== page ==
TOP STORY >>City wants to promote its heritage
Leader staff writer
After the Jacksonville Advertising and Promotion Commission reviewed a 24-page tourism assessment of the city on Monday, Aldermen Bob Stroud made it clear, “We need money. We need to promote this city.” Stroud, a commission member, wants the group to consider proposing up to a three-cent tax on prepared foods, which could bring in about $900,000 a year.
“Everyone around us except Sherwood is at three cents,” Stroud said. “It’s going to have to happen here. We need someone to push this thing through the city council.
Tommy Dupree, a member of the chamber of commerce tourism committee readily agreed. “We need to pay-off the museum, expand the community center and acquire more battlefield land. We need as much tax as possible with a sunset clause.
Annabelle Davis, marketing director for the city’s parks and recreation department cautioned the group about a sunset clause. “We can’t under fund maintenance and operations of our attractions.” All agreed that no tax would be asked for until a definitive plan to attract more tourists to the city is developed.
With that in mind, the commission voted to pay about $3,000 to Thomason and Associates to develop a plan and help point the city in the right direction. The commission had already spent $9,700 with the consultants for the report their reviewed Monday night. Chairman Marshall Smith reminded the commission that it could ask the city council to approve up to a three-cent tax on prepared foods, commonly called the hamburger tax, without seeking a vote from the residents. Dupree said that last year city restaurants sold about $30 million in food, meaning each cent of tax would bring in about $300,000. A three-cent tax would equate to $900,000.
City Finance Director Paul Mushrush couldn’t verify those figures but said he could get information from the state finance department so the commission would have a clearer idea of the amount the tax could generate. Currently the commission is funded by a two-cent hotel room tax, which is bringing in about $80,000 per year. The commission could ask the city council to increase that tax by an additional penny without residents voting on the issue. “The hotel owners are against it and the tax would bring in that much more,” said Smith.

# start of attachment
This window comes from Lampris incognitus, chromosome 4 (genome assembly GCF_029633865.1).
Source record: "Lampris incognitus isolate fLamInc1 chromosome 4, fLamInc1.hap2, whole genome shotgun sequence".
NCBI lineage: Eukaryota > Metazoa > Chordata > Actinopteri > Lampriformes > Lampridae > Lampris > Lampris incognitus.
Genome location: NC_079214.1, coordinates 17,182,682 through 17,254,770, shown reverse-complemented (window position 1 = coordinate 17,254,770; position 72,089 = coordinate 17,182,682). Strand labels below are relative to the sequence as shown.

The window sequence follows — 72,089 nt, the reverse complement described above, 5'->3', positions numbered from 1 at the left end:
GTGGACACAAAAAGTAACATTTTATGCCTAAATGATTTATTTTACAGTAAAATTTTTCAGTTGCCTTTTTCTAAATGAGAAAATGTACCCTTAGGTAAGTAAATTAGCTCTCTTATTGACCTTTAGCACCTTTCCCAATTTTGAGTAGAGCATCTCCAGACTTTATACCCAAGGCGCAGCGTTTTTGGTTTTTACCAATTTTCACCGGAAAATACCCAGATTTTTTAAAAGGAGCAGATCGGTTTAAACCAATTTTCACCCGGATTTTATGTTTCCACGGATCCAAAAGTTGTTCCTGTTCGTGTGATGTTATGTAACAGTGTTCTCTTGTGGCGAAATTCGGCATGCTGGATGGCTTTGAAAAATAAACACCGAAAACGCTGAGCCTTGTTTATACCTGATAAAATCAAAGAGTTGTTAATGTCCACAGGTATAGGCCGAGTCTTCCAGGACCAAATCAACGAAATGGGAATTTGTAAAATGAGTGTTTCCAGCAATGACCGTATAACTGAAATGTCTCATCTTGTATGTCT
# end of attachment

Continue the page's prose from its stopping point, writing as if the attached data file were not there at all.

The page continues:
Mayor Tommy Swaim, who is also a member of the commission, said if the group asked for a hamburger tax it would be best to split it with the parks and recreation department. “That’s what Sherwood and Little Rock do. Don’t expect to have all that money for commission use,” the mayor said. Smith told the commission that currently Cabot has a 1.5 cent tax on prepared foods and hotel rooms, Little Rock has a two-cent tax on prepared foods and hotel rooms, North Little Rock has a three-cent tax on both, while Sherwood has no hotels, hence no tax on hotel rooms and a two-cent tax on prepared foods. The consultant’s report provided the commission with not much that they already knew, according to Smith.
The report said that ”historically the city has not experienced much tourism outside of visiting friends and relatives.” But added that the “recent addition of the Jacksonville Museum of History and plans for the historic battlefield signal an opportunity to grow beyond the current visitor base.” Curt Cottle, one of the consultants presenting the report to the commission, said the city to focus on its military heritage and promote its military ties. The report said that Jacksonville has many assets and provides for a good livable community for its residents but has some significant hurdles as it strives to attract tourism.”
Cottle said the city needs to pay particular attention to how it looks. “Call it the ‘charm factor’, but out-of-towners are attracted to and want to be in locations that are prettier and livelier than their own.” The report said Jacksonville was at a disadvantage without a distinct downtown. Cottle recommended that the city work at developing a marketable district similar to Little Rock’s River Market District. The consultants recommended that Jacksonville focus on developing area of Main Street anchored by the military museum on the east end and the new library on the west end. “The divided design of Main Street is an interesting feature and one that already signals to the out-of-towners something different than everywhere else in town,” the report said.